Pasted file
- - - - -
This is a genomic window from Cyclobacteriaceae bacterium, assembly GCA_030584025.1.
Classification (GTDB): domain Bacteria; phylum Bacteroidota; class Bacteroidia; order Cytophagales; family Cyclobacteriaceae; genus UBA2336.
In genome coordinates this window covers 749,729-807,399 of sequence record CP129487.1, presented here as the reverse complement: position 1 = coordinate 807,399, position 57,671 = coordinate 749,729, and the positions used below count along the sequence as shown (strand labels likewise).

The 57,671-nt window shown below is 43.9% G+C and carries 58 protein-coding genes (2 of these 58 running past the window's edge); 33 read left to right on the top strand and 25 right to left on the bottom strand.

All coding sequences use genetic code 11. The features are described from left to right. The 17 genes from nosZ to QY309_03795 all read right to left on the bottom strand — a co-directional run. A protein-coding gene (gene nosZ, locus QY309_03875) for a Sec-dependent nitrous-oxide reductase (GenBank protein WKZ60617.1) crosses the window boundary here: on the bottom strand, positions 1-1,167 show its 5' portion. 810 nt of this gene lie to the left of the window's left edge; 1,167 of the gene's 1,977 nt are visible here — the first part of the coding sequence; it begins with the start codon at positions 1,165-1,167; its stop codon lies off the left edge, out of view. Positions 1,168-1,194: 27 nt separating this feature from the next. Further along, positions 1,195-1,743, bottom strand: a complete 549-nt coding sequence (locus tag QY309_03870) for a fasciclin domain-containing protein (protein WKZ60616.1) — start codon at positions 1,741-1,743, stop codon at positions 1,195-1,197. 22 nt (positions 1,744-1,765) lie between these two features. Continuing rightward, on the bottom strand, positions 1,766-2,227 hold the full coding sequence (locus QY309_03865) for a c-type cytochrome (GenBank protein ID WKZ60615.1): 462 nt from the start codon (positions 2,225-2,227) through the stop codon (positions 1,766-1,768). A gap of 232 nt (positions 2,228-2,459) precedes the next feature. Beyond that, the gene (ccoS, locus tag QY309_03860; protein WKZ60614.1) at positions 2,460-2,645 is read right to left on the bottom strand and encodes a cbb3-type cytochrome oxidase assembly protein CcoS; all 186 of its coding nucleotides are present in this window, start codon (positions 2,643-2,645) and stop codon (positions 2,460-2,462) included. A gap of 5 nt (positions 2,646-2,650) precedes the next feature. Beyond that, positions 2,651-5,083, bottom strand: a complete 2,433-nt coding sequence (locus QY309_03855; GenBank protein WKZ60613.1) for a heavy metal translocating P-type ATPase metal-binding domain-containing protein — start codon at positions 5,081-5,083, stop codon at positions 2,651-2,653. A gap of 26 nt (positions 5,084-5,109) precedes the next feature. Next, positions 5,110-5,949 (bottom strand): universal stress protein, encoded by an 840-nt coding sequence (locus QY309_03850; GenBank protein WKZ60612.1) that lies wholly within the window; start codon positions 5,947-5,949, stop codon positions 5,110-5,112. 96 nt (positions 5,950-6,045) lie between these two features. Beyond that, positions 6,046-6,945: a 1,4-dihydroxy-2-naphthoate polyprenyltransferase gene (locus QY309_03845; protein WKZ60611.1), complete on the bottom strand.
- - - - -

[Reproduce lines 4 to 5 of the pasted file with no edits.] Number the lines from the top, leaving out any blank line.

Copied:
The 57,671-nt window shown below is 43.9% G+C and carries 58 protein-coding genes (2 of these 58 running past the window's edge); 33 read left to right on the top strand and 25 right to left on the bottom strand.

All coding sequences use genetic code 11. The features are described from left to right. The 17 genes from nosZ to QY309_03795 all read right to left on the bottom strand — a co-directional run. A protein-coding gene (gene nosZ, locus QY309_03875) for a Sec-dependent nitrous-oxide reductase (GenBank protein WKZ60617.1) crosses the window boundary here: on the bottom strand, positions 1-1,167 show its 5' portion. 810 nt of this gene lie to the left of the window's left edge; 1,167 of the gene's 1,977 nt are visible here — the first part of the coding sequence; it begins with the start codon at positions 1,165-1,167; its stop codon lies off the left edge, out of view. Positions 1,168-1,194: 27 nt separating this feature from the next. Further along, positions 1,195-1,743, bottom strand: a complete 549-nt coding sequence (locus tag QY309_03870) for a fasciclin domain-containing protein (protein WKZ60616.1) — start codon at positions 1,741-1,743, stop codon at positions 1,195-1,197. 22 nt (positions 1,744-1,765) lie between these two features. Continuing rightward, on the bottom strand, positions 1,766-2,227 hold the full coding sequence (locus QY309_03865) for a c-type cytochrome (GenBank protein ID WKZ60615.1): 462 nt from the start codon (positions 2,225-2,227) through the stop codon (positions 1,766-1,768). A gap of 232 nt (positions 2,228-2,459) precedes the next feature. Beyond that, the gene (ccoS, locus tag QY309_03860; protein WKZ60614.1) at positions 2,460-2,645 is read right to left on the bottom strand and encodes a cbb3-type cytochrome oxidase assembly protein CcoS; all 186 of its coding nucleotides are present in this window, start codon (positions 2,643-2,645) and stop codon (positions 2,460-2,462) included. A gap of 5 nt (positions 2,646-2,650) precedes the next feature. Beyond that, positions 2,651-5,083, bottom strand: a complete 2,433-nt coding sequence (locus QY309_03855; GenBank protein WKZ60613.1) for a heavy metal translocating P-type ATPase metal-binding domain-containing protein — start codon at positions 5,081-5,083, stop codon at positions 2,651-2,653. A gap of 26 nt (positions 5,084-5,109) precedes the next feature. Next, positions 5,110-5,949 (bottom strand): universal stress protein, encoded by an 840-nt coding sequence (locus QY309_03850; GenBank protein WKZ60612.1) that lies wholly within the window; start codon positions 5,947-5,949, stop codon positions 5,110-5,112. 96 nt (positions 5,950-6,045) lie between these two features. Beyond that, positions 6,046-6,945: a 1,4-dihydroxy-2-naphthoate polyprenyltransferase gene (locus QY309_03845; protein WKZ60611.1), complete on the bottom strand.